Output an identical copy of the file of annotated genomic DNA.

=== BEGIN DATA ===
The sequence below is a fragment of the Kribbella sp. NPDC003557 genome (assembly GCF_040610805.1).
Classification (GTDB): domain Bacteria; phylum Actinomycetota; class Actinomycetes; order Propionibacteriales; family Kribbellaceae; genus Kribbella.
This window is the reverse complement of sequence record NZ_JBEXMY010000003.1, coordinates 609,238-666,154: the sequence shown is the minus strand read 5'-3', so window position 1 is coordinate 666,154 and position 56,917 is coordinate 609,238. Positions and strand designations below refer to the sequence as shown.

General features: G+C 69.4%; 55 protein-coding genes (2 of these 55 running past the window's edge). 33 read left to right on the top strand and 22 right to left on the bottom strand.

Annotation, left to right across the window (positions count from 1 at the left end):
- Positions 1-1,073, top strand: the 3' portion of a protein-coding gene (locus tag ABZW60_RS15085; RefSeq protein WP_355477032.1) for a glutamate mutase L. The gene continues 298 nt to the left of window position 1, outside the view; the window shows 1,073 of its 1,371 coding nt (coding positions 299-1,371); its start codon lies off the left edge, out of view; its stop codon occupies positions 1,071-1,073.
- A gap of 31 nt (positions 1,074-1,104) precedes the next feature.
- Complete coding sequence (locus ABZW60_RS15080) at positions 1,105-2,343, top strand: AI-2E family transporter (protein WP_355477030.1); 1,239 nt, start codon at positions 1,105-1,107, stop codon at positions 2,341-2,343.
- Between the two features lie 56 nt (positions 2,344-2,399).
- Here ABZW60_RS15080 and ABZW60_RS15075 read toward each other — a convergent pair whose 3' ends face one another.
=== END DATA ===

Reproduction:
The sequence below is a fragment of the Kribbella sp. NPDC003557 genome (assembly GCF_040610805.1).
Classification (GTDB): domain Bacteria; phylum Actinomycetota; class Actinomycetes; order Propionibacteriales; family Kribbellaceae; genus Kribbella.
This window is the reverse complement of sequence record NZ_JBEXMY010000003.1, coordinates 609,238-666,154: the sequence shown is the minus strand read 5'-3', so window position 1 is coordinate 666,154 and position 56,917 is coordinate 609,238. Positions and strand designations below refer to the sequence as shown.

General features: G+C 69.4%; 55 protein-coding genes (2 of these 55 running past the window's edge). 33 read left to right on the top strand and 22 right to left on the bottom strand.

Annotation, left to right across the window (positions count from 1 at the left end):
- Positions 1-1,073, top strand: the 3' portion of a protein-coding gene (locus tag ABZW60_RS15085; RefSeq protein WP_355477032.1) for a glutamate mutase L. The gene continues 298 nt to the left of window position 1, outside the view; the window shows 1,073 of its 1,371 coding nt (coding positions 299-1,371); its start codon lies off the left edge, out of view; its stop codon occupies positions 1,071-1,073.
- A gap of 31 nt (positions 1,074-1,104) precedes the next feature.
- Complete coding sequence (locus ABZW60_RS15080) at positions 1,105-2,343, top strand: AI-2E family transporter (protein WP_355477030.1); 1,239 nt, start codon at positions 1,105-1,107, stop codon at positions 2,341-2,343.
- Between the two features lie 56 nt (positions 2,344-2,399).
- Here ABZW60_RS15080 and ABZW60_RS15075 read toward each other — a convergent pair whose 3' ends face one another.